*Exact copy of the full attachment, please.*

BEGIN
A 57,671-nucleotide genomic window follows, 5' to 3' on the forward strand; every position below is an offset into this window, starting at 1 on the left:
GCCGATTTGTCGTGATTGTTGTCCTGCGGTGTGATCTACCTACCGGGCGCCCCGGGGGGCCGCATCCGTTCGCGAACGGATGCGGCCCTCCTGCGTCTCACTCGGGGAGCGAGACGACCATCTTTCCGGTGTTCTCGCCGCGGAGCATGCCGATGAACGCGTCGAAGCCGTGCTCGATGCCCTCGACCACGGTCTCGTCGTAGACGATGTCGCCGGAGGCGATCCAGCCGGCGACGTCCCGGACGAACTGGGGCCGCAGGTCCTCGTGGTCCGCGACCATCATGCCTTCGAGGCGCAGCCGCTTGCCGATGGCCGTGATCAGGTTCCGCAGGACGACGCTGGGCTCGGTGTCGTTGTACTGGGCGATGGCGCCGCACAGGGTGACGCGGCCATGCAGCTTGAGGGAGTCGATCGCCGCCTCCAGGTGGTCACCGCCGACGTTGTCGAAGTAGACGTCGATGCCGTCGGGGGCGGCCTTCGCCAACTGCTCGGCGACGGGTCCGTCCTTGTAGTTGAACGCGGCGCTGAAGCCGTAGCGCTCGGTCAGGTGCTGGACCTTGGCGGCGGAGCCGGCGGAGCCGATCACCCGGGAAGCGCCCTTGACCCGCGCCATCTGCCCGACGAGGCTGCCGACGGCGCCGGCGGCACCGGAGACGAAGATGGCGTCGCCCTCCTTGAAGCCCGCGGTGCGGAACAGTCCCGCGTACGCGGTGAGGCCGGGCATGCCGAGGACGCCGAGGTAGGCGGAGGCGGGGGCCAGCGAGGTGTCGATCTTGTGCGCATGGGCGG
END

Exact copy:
A 57,671-nucleotide genomic window follows, 5' to 3' on the forward strand; every position below is an offset into this window, starting at 1 on the left:
GCCGATTTGTCGTGATTGTTGTCCTGCGGTGTGATCTACCTACCGGGCGCCCCGGGGGGCCGCATCCGTTCGCGAACGGATGCGGCCCTCCTGCGTCTCACTCGGGGAGCGAGACGACCATCTTTCCGGTGTTCTCGCCGCGGAGCATGCCGATGAACGCGTCGAAGCCGTGCTCGATGCCCTCGACCACGGTCTCGTCGTAGACGATGTCGCCGGAGGCGATCCAGCCGGCGACGTCCCGGACGAACTGGGGCCGCAGGTCCTCGTGGTCCGCGACCATCATGCCTTCGAGGCGCAGCCGCTTGCCGATGGCCGTGATCAGGTTCCGCAGGACGACGCTGGGCTCGGTGTCGTTGTACTGGGCGATGGCGCCGCACAGGGTGACGCGGCCATGCAGCTTGAGGGAGTCGATCGCCGCCTCCAGGTGGTCACCGCCGACGTTGTCGAAGTAGACGTCGATGCCGTCGGGGGCGGCCTTCGCCAACTGCTCGGCGACGGGTCCGTCCTTGTAGTTGAACGCGGCGCTGAAGCCGTAGCGCTCGGTCAGGTGCTGGACCTTGGCGGCGGAGCCGGCGGAGCCGATCACCCGGGAAGCGCCCTTGACCCGCGCCATCTGCCCGACGAGGCTGCCGACGGCGCCGGCGGCACCGGAGACGAAGATGGCGTCGCCCTCCTTGAAGCCCGCGGTGCGGAACAGTCCCGCGTACGCGGTGAGGCCGGGCATGCCGAGGACGCCGAGGTAGGCGGAGGCGGGGGCCAGCGAGGTGTCGATCTTGTGCGCATGGGCGG